Mar 18, 2016
Welcome! Today’s topic is one that’s important to therapy
professionals and to first responders, too. To anyone who works
with people who are suffering, Vicarious Trauma is important. I
just attended a workshop on this topic by Laura Van Dernoot Lipsky,
the author of Trauma Stewardship.
Here’s what you’ll hear in this episode:
- The terms Vicarious Trauma and Secondary Traumatic Stress are
- Therapists bear witness to the traumatic stories of clients and
are affected by them.
- The nature of therapy work requires empathy; it’s honorable,
brave, and important work intended to make the world a better
- There are small ways to lessen the impact of trauma, by
mindfully checking in with yourself and using positive coping
- As a therapist, how much are you “numbing?” We discuss
- Laura recommends spending 12-60 minutes each day, for six days
a week, working out to the degree of breaking a sweat.
- We owe it to the people we help to take care of our Vicarious
Trauma, and regular exercise is one way to do that.
- Isolation is common in trauma work, because we feel like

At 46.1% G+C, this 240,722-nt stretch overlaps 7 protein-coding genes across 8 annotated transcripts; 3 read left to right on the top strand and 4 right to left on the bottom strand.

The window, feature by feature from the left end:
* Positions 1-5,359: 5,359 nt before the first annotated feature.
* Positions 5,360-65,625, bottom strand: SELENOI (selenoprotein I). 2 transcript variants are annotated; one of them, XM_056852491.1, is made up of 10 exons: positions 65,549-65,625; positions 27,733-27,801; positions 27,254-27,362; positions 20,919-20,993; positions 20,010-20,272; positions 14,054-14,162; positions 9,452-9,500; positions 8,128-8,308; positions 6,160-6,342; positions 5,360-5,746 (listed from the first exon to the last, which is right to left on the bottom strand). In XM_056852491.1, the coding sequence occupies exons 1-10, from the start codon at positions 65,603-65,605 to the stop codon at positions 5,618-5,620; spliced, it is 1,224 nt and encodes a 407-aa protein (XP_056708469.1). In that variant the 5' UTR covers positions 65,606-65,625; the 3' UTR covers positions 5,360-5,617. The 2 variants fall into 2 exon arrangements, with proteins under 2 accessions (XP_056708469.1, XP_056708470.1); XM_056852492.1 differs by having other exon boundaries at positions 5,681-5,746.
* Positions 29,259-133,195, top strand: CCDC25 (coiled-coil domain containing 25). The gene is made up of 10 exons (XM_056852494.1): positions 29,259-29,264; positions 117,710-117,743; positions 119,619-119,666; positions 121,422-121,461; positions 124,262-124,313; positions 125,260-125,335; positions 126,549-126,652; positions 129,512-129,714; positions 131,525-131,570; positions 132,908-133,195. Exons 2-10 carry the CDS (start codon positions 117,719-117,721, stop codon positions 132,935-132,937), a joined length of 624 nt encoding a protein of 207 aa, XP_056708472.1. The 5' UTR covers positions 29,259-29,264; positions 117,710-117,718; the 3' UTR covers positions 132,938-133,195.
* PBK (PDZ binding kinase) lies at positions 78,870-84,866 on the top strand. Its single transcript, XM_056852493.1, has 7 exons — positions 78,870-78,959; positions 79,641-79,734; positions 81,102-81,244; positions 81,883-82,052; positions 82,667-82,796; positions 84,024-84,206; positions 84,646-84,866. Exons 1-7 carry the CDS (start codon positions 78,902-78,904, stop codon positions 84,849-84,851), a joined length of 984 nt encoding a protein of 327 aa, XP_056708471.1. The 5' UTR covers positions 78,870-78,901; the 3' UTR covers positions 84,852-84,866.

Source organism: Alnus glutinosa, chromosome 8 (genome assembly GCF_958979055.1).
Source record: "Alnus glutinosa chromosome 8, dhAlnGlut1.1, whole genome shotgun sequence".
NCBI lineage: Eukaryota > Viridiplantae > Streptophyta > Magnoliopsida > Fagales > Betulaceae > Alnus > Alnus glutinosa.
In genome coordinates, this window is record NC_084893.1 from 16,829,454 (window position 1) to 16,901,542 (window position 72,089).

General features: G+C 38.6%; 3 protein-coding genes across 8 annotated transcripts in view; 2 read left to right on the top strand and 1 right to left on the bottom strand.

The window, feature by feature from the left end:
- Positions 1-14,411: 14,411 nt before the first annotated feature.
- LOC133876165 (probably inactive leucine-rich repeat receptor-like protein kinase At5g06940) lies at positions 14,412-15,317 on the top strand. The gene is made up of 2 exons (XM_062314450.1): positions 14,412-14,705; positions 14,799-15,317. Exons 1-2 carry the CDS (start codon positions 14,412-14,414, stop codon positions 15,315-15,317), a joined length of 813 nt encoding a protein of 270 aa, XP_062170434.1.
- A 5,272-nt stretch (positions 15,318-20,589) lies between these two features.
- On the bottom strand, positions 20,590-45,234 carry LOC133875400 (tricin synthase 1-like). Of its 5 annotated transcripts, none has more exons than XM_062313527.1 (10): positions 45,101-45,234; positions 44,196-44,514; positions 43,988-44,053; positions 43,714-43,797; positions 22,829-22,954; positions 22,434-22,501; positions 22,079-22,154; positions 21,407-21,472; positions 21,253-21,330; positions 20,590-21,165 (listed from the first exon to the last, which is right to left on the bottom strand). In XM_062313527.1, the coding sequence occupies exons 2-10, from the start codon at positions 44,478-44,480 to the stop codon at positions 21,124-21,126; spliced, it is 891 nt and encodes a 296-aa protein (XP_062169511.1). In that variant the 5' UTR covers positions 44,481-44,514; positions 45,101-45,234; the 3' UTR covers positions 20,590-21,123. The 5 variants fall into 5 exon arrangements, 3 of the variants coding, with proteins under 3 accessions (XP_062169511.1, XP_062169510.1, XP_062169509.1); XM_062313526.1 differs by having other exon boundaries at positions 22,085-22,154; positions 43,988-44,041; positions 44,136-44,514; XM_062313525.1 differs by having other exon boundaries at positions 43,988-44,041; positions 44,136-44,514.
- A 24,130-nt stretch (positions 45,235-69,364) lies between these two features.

- The American Counseling Association lists several signs of
Vicarious Trauma, including:
- Having difficulty talking about feelings
- Feeling diminished joy
- Feeling trapped by work
- Limited range of emotions
- Exaggerated startle reflex
- Trouble sleeping
- Conflict with other staff
- Trouble with intimacy
- Feeling withdrawn and isolated
- Impatience, apathy
- A change in worldview
- What can you do to make a difference?
- Have a mindful presence
- Exercise (12-60 min. several days each week)
- Cultivate connection with yourself and others
- Enrich your life by doing things you love, apart from work
- Make meaning
ACA Fact Sheet on Vicarious Trauma
Trauma Stewardship by Laura van Dernoot Lipsky